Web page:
– Mary Judge: found naked and battered to death on February 26 1968 in Leeds.
– Lucy Tinslop: strangled, raped, and stabbed over twenty times around her genitals on her 21st birthday in August 1969
– Gloria Booth: grabbed and taken to a garage where she was tortured, mutilated, and murdered in South Ruislip on June 13, 1971
– Judith Roberts: at just fourteen-years-of-age, she was battered to death in Staffordshire on June 7 1972. A soldier confessed to the killing and served 25 years, but his conviction was overturned by the Court of Appeal because he claimed his confession was a result of psychological problems he was experiencing at the time.
– Wendy Sewell: savagely beaten to death in a churchyard in Bakewell, Derbyshire. Stephen Downing: was wrongly jailed for 27 years for her murder in September 1973.
– Rosina Hilliard: run over and strangled in Leicester.
– Kay O’Connor: kicked, punched and stabbed in a frenzied attack before being strangled in her home in Colchester on March 1 1974.
– Carolyn Allen: beaten and only discovered twenty months after she went missing
– Jane Doe: Unidentified victim found badly decomposed in Norfolk in August 1974. The female victim had been decapitated.
– Eve Stratford: A ‘Bunny Girl’, the 22-year-old was raped and killed in her home in Leyton on September 3 1975. DNA traces linked her murder to the killing of Lynne Weedon.
– Lynne Weedon: bludgeoned to death in March 1976 in Hounslow.
– Carol Wilkinson: bludgeoned with a stone, and critically injured in Bradford in October 1977
– Lynda Farrow: a pregnant mother of two, she was stabbed repeatedly and her bloody body was found by her eight-year-old daughter when she came home from school on January 19 1979 in Woodford Green.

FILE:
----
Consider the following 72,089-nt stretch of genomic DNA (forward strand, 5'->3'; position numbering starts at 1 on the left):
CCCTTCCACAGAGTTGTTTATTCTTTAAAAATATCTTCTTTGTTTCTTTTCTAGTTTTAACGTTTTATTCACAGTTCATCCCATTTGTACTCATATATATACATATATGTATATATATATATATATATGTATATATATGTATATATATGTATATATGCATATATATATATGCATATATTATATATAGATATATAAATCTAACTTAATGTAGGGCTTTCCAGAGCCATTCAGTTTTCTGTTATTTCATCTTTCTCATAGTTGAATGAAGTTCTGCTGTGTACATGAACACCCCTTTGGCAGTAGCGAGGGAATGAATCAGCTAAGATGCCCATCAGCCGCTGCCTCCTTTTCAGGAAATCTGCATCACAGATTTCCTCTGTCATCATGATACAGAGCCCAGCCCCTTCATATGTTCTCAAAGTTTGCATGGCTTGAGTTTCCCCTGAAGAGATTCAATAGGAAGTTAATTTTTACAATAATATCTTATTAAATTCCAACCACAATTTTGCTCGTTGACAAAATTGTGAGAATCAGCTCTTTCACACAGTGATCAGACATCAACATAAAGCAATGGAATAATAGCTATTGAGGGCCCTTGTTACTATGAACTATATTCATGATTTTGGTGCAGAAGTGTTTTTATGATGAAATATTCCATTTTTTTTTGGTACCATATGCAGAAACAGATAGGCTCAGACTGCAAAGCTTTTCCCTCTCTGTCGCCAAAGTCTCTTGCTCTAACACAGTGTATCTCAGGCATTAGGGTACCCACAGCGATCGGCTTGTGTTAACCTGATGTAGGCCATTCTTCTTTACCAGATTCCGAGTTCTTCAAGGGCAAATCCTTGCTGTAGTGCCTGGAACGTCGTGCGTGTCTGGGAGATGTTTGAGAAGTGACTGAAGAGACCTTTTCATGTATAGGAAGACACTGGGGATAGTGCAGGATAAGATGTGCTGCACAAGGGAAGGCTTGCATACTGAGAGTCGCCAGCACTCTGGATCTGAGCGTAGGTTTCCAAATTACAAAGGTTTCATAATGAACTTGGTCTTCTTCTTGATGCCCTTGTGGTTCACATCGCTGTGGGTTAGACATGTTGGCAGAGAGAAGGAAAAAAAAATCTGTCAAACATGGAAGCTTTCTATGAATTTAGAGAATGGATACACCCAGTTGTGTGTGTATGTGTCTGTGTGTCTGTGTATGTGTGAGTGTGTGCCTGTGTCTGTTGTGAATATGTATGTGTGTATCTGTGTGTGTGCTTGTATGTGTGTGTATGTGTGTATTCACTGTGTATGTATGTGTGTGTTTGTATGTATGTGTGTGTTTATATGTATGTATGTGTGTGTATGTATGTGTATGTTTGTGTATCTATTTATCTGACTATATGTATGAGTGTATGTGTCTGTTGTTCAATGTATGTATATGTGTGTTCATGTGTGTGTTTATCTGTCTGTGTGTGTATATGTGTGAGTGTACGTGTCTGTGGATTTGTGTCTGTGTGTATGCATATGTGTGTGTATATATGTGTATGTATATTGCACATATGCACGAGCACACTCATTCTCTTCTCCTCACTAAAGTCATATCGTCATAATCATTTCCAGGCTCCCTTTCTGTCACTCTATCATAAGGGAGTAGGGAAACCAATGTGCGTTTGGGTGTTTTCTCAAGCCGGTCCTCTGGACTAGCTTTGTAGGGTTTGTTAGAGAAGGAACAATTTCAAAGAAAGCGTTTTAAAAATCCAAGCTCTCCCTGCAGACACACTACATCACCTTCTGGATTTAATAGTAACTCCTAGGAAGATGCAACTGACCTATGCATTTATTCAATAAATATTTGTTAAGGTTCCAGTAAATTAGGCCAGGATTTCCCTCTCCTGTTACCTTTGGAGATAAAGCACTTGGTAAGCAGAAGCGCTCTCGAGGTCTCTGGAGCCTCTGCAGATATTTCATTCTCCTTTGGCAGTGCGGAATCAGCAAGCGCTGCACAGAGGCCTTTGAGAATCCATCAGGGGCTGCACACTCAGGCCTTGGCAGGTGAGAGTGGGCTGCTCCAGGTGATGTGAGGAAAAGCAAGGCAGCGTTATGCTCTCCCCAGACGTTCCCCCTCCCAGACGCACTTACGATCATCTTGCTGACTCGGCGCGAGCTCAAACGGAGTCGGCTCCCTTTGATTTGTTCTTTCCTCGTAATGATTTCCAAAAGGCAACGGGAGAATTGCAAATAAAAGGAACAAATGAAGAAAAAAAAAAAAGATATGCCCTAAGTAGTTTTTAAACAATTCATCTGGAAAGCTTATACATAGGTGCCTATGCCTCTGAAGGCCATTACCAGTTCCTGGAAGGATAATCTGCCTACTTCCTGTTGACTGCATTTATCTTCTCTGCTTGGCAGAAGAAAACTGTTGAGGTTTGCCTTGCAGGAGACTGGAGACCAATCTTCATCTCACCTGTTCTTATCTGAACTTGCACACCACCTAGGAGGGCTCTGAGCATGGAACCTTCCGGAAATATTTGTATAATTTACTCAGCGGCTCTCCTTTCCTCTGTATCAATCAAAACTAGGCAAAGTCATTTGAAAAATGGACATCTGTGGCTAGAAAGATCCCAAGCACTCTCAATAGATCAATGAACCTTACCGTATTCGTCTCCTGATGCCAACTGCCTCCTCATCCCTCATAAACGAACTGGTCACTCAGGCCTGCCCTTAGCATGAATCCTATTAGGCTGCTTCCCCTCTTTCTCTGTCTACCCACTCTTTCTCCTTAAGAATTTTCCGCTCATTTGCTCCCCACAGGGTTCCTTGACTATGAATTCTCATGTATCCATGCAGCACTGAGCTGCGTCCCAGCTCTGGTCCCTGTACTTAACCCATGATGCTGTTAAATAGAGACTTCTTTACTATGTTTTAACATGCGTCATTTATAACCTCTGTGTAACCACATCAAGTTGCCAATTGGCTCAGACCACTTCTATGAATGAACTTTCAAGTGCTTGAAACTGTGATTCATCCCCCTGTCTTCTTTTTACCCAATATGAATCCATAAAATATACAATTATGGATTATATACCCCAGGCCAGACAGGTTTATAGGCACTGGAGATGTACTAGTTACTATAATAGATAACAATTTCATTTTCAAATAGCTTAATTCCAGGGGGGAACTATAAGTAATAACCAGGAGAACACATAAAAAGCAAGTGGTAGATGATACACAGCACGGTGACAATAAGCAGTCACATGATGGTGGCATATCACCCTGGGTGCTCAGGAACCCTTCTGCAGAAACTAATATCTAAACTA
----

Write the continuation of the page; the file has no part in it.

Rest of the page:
– Alison Morris: stabbed to death in the chest in Essex, on September 1, 1979. This murder occurred just seven hours before Sutcliffe murdered twenty-year-old student Barbara Leach in Bradford, West Yorkshire.
– Patsy Morris: her body was found hidden in undergrowth on Hounslow Heath in June 1980, the fourteen-year-old had been strangled, but was not sexually assaulted.
– Ann Marie Harold: the pregnant 22-year-old vanished in September 1980 while on a shopping trip and her body was discovered two weeks later in a ditch, she had been clubbed over the head and strangled. After Sutcliffe’s trial, police revealed that they would be questioning him about this attack, but nothing ever came of it.
Who was Peter Sutcliffe?
Between 1975 and 1980, the venomous murderer attacked women, stabbing them with screwdrivers, stamping on them, and leaving notes with their bodies, taunting police for not catching him. Two prostitutes thought to have been killed by Sutcliffe had bites on their breasts.
Officers desperate to catch him launched a huge campaign, publishing his notes and voice recordings in a bid to have someone identify the murderer by his writing or voice.
In 1981 he was convicted of murdering thirteen women and attempting to murder seven others. Yorkshire Police spent nearly six years trying to track down the killer, who was a former lorry driver from Bradford, married to Sonia Sutcliffe. A quarter of a million names were individually filed on cards and more than 30,000 statements were taken, but none of it led to his arrest. Police registered millions of car number plates seen in red light districts all over the north. Sutcliffe’s was spotted 60 times and he was interviewed nine times before his final arrest. He was finally caught after police discovered he had put false number plates on his car and found weapons in the boot. He soon admitted he was the Yorkshire Ripper and spent fifteen hours giving the police graphic details of his crimes.
Chris Clark has recently released a book with Tim Tate featuring a total of 23 unsolved murders they now think are linked to the Yorkshire Ripper including Sally Shepherd as well as accounts from survivors. ‘Yorkshire Ripper , The Secret Murders’ is available on Amazon for £6.79.